Kraftwerk – “Antenna” (1975)
I mostly try to share things at least some of you might not have heard. But sometimes, hearing a track that’s become embedded in our mutant musical DNA without setting out to do so can be just as amazing. That’s the feeling I’ve just had, hearing “Antenna” at complete random, not having put on ‘Radio-Activity’ in at least a year. Maybe there’s nothing left to be said about music upon which multiple genres are founded–this is as much the bedrock of modern music as James Brown, and hip-hop MCs in the late 2000s are declared geniuses when they have the insight to borrow heavily from the grandchildren of the disciples of Kraftwerk. The Knife, probably my favorite modern group to get started this decade, live and breath in the radiowaves of this album. Even my beloved OMD, themselves now well and duly canonised, were but a minor homage (however wonderful) when they aped the album outright eight years later to make ‘Dazzle Ships’. But there’s no need to say anything really, when thirty five years on, the music still sounds like the future. Simply resplendent (the track, the whole album), and worth being reminded of now and again.
The Suburbs – “Ghoul of Goodwill” (1981)
Minneapolis’ The Suburbs are a unique hybrid of American, even Mid-Western, qualities and European sensibilities that leaves them sounding like little other “post-punk” music, fitting neither nascent “indie rock” qualities nor glitzy “New Romantic”. They’re not at all slavishly tied to Euro heroes like Roxy Music or contemporaries like Visage or The Only Ones, but they possess a similar elegance. They combine this elegance, most singularly expressed through their unique use of piano (not synth) as a principle instrument, with muscular rhythm and wit. Their 1981 album ‘Credit In Heaven’ is one of my favorite of that year. [The Suburbs are featured on several mixes, including two ‘1981’ discs, at Musicophilia.]
Kode9 & The Spaceape – “Quantum” (2006)
To the casual follower of the Hyperdub label, Burial’s work looms large. However, Kode9 & The Spaceape’s album ‘Memories of the Future’ is almost equally appealing. Existing in a less hazy/rain-drenched landscape of sharper shapes amidst the cavernous dub, propelled as much by The Spaceape’s vocal contributions as Kode9’s beats, this music lives up to the album’s name. It sounds like a future that knows the past, a futurism that isn’t about pretending to exist ex nihilo. [Kode9 & The Spaceape are featured in an appropriately spooky, rich mix, ‘Tall Stories of Evil Gris-Gris,’ at Musicophilia.]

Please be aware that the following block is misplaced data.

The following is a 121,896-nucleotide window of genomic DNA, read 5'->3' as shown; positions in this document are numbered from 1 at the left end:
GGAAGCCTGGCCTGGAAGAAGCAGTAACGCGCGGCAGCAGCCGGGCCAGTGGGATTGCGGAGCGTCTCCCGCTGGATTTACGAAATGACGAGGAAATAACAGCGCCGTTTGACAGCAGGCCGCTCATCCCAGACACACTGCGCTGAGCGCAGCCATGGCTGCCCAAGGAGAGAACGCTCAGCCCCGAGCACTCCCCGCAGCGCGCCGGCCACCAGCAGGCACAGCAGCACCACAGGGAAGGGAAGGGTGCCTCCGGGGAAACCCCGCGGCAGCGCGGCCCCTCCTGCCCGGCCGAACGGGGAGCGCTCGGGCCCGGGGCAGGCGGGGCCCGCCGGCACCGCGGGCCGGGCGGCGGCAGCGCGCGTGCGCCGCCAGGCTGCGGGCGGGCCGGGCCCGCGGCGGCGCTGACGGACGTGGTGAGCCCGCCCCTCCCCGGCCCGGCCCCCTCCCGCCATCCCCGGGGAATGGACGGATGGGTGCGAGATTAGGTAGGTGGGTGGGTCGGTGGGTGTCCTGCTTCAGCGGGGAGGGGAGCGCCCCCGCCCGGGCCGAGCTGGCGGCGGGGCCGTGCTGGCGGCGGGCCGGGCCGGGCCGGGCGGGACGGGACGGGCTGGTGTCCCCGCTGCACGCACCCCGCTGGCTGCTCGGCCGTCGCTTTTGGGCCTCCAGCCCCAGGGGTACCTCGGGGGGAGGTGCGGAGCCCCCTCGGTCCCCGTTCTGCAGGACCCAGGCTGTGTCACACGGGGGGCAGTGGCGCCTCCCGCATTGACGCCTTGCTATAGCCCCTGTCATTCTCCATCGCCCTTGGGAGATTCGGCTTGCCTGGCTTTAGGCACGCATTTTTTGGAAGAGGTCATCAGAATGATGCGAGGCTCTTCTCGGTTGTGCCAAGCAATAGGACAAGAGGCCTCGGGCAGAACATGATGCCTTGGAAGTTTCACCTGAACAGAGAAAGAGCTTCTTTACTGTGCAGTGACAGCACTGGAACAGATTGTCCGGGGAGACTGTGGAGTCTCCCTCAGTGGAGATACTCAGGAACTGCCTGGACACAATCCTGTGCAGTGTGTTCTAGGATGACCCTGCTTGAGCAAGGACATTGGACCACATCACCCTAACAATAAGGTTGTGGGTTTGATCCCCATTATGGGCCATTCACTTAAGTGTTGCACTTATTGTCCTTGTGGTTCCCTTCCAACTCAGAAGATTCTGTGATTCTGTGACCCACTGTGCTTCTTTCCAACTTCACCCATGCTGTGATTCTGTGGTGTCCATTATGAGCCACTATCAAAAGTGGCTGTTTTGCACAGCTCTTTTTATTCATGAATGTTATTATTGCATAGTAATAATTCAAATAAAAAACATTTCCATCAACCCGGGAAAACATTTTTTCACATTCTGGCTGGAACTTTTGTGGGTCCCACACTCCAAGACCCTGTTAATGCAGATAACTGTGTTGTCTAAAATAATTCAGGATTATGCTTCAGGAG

Death Comet Crew – “Exterior Street” (1984)
Rammellzee posesses a rhythmic fluidity and a full-force speed that made his MCing pretty damned advanced for the early days of hip-hop. And it fits the post-punk-ish artiness and darkness of this Electro/hip-hop track. The combination adds up to a manic, tense, sharp, and fiery concoction. Certainly it doesn’t feel like party music, unless it were a celebration of an apocolypse.
Nico – “Frozen Warnings” (1969)
Neither Nico’s contributions to the Velvet Underground, nor the lovely ‘Chelsea Girls,’ could suggest the breathtaking mystery and utter timelessness of her first two incredible albums, ‘The Marble Index‘ and ‘Desertshore‘. Those records might also be the best examples of prime John Cale at the crossroads between his avant-garde and drone-based experimental work, and his “friendlier” singer-songwriter work. Dark doesn’t come close to capturing the shimmering depths of this work; and from a purely sonic standpoint, this is minimal but careful production at its finest, surely influencing later masterworks like Talk Talk’s beloved couplet or Arthur Russell’s more introspective work. This track is relatively “pretty,” but even the more challenging tracks remain stunningly beautiful and emotionally gripping. [Nico is featured on one of my favorite mixes at Musicophilia.]
Miles Davis – “He Loved Him Madly” (1974)
Don’t miss this one. This is deep, intense listening, and it won’t grab you if you don’t have the attention (and about half an hour) to devote. But I promise, it rewards the effort. This is beyond the cosmic-exploration of the Germans we love; this is an exploration of the infinite spirit, the depths of mourning, the heights of love. It is minimal, subtle, undulating, meditative, careful, above all beautiful. Anyone who questioned Davis’ motives for “abandoning jazz” and going fusion couldn’t have maintained that incredulity if their ears were open to the sheer expressiveness of this music. This wasn’t booty-funk, this wasn’t stoner-rock, though its elements are guitar, flute, drum kit, keyboards, electric bass, and echo effects: this is simply, utterly human music. Give it the time, give it your ears, and it will build itself slowly through you. [The glory of “Judas” Miles Davis is featured here, here and here at Musicophilia.]
Anja Garbarek – “Stay Tuned” (2001)
You’ve got to be doing something right if you make a sufficient impression to draw both Robert Wyatt (known for working his Midas’ touch) and the sadly elusive Mark Hollis (Talk Talk) to work on your album. Neither appears on this track, but the Spirit of Hollis is evident; and Wyatt payed the further compliment of covering this track brilliantly on his last album. She seems to be regularly compared to Stina Nordenstam and Bjork, but I’d hardly take that as an insult. This track begins a nicely spooky build of organ, nearly-spoken vocals and electronic-interference noises, but the clincher is the ecstatic release into its lush, seductive chorus (of sorts). [Anja Garbarek appears on the Musicophilia mix ‘Tall Stories of Evil Gris-Gris‘.]
Emmanuelle Parrenin – “Topaze” (1977)